Friday, February 09, 2007

Re Marcotte & McEwan: What Edwards SHOULD Have Said

Anyone who has been following the Marcotte-McEwan hoo-ha, has probably read John Edwards’s namby-pamby response to the cat-lick fascists who are concerned about his bloggoddesses.

If he had any real political courage, he might have written:

The First Amendment of the Constitution guarantees that everyone in this country is entitled to believe in his or her own chosen religion—or not to believe in any religion whatsoever.

The Amendment also specifically states that the government “may make no law respecting an establishment of religion.” For many of us, those words clearly mean that the government cannot be involved in any way with religion. As Justice Hugo Black said: no law means no law.

I believe, therefore, that the government must be completely neutral about religion. The United States may neither favor nor disfavor any individual’s religious beliefs, nor may it favor or disfavor a general belief in religion or any religious entities.

Religious persons who strive to enforce a sectarian worldview through federal or state action, therefore, should be met with the strongest opposition possible. Although such opposition may appear to the offender as being “anti-Catholic,” “anti-Protestant,” “anti-Jewish,” “anti-Muslim,” or “anti-religious,” it most definitely is not. Instead, it is the religious zealot who is viciously anti-American.

Ms. Marcotte and Ms. McEwan will remain involved with my campaign. I've talked to Amanda and Melissa; they have both assured me that they will continue to combat those unpatriotic voices who seek to use our government as an instrument of religious propaganda.

We can dream, can't we?

5 comments:

Minor Ripper said...

Edwards is shedding the softie,breck girl image though...here's video proof:
www.minor-ripper.blogspot.com

Anonymous said...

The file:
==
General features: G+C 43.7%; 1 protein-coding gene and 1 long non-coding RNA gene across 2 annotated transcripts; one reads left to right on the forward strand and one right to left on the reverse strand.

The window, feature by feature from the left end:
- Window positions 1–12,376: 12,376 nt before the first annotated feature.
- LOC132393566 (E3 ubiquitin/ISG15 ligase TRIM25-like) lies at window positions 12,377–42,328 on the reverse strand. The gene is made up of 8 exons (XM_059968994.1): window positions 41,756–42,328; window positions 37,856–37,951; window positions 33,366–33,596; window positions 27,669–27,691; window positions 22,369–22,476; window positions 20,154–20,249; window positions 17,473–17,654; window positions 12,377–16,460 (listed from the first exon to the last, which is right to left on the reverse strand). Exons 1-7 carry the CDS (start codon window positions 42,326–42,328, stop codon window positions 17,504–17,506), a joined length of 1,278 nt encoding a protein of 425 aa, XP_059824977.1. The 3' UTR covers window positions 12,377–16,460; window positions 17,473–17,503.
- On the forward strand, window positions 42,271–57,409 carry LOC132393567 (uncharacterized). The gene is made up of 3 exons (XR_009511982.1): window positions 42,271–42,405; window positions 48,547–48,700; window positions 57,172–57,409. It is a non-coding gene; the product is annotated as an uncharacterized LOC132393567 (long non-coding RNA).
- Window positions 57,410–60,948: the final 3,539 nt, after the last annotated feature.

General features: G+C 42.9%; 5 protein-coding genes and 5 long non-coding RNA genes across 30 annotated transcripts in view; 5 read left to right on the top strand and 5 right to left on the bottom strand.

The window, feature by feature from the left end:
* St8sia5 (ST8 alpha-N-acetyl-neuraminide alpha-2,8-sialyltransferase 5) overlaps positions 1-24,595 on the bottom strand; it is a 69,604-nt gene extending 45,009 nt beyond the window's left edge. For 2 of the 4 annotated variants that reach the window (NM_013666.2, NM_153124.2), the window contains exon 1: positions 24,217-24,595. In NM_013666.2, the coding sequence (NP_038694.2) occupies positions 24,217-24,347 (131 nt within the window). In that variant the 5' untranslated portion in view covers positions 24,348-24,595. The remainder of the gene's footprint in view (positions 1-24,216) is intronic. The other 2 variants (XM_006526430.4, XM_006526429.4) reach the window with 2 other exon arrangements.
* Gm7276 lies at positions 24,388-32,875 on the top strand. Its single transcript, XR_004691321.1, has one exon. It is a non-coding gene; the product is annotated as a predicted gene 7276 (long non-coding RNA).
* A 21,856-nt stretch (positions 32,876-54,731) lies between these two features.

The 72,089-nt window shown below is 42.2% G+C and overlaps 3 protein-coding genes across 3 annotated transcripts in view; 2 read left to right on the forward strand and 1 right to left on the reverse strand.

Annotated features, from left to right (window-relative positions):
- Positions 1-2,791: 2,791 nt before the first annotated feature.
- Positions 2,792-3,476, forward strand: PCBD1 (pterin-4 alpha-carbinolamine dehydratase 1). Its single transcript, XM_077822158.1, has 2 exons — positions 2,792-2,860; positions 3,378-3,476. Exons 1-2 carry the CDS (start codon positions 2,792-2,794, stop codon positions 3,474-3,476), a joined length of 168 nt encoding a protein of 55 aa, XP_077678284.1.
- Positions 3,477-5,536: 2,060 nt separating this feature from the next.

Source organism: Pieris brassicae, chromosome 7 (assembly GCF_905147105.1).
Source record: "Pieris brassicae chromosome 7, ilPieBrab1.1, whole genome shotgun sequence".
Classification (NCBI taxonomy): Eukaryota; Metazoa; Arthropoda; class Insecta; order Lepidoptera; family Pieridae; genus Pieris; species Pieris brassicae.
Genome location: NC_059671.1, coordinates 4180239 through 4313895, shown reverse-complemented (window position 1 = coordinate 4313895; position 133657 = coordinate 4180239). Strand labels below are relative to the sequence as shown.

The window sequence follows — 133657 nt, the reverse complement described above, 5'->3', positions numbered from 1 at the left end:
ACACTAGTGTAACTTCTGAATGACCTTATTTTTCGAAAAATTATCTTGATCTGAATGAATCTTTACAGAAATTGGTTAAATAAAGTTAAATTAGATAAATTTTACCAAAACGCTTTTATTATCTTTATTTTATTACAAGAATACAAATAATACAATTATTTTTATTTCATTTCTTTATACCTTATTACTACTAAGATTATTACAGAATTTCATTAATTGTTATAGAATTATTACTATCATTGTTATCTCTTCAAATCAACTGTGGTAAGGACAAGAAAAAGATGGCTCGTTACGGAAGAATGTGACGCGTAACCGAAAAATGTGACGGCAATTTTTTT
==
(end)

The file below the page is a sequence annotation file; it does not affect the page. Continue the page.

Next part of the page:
Well, I'll give you credit: you're consistent. Your one-sided stupidity reigns throughout all of your posts.

Let's consider what a response to your legal argument could look like.

Take the Potter Stewart dissent from Abington v. Schempp as a starting point:

"After considering the absolute ban on the mixing of Church and State, I have decided today to dismiss my blogmisstresses for being too religious; that is to say, too secular and atheistic. After all, if the State is to be free of religion, then it certainly must abhor secularism and atheism as well, and for good reason too, as those who support such causes seem to do nothing more than to write paranoid blogs, taking withering shots at established religion for being 'threatened' by blasphemy challenges, while simultaneously mocking the possibility of one being an intellectual and a Christian at the same time (Francis Collins anyone?). If such a childish and pathetic belief system exists, one which has nothing better to do than hide behind computer screens and mock other religions that is, then certainly the state should do all in its power to move far away from such a thing. So should everyone else as well, but then again, some people are too stupid to know how stupid they really sound. Thank you, and goodnight."

Yeah, I think that sounds about right. Better luck next time, bud.

The Exterminator said...

anonymous writes:... some people are too stupid to know how stupid they really sound.

I couldn't agree more.

Anonymous said...

Exterminator:

Flummoxed much? A person as incessantly wordy as you can't come up with anything better than "I couldn't agree more"? Please, your site was always comic relief, but you're hitting new heights nowadays. WOOHOO!

angelsdepart said...

Hey anonymous

Is that you Ted Haggard? I thought so. Go ahead and post under your name.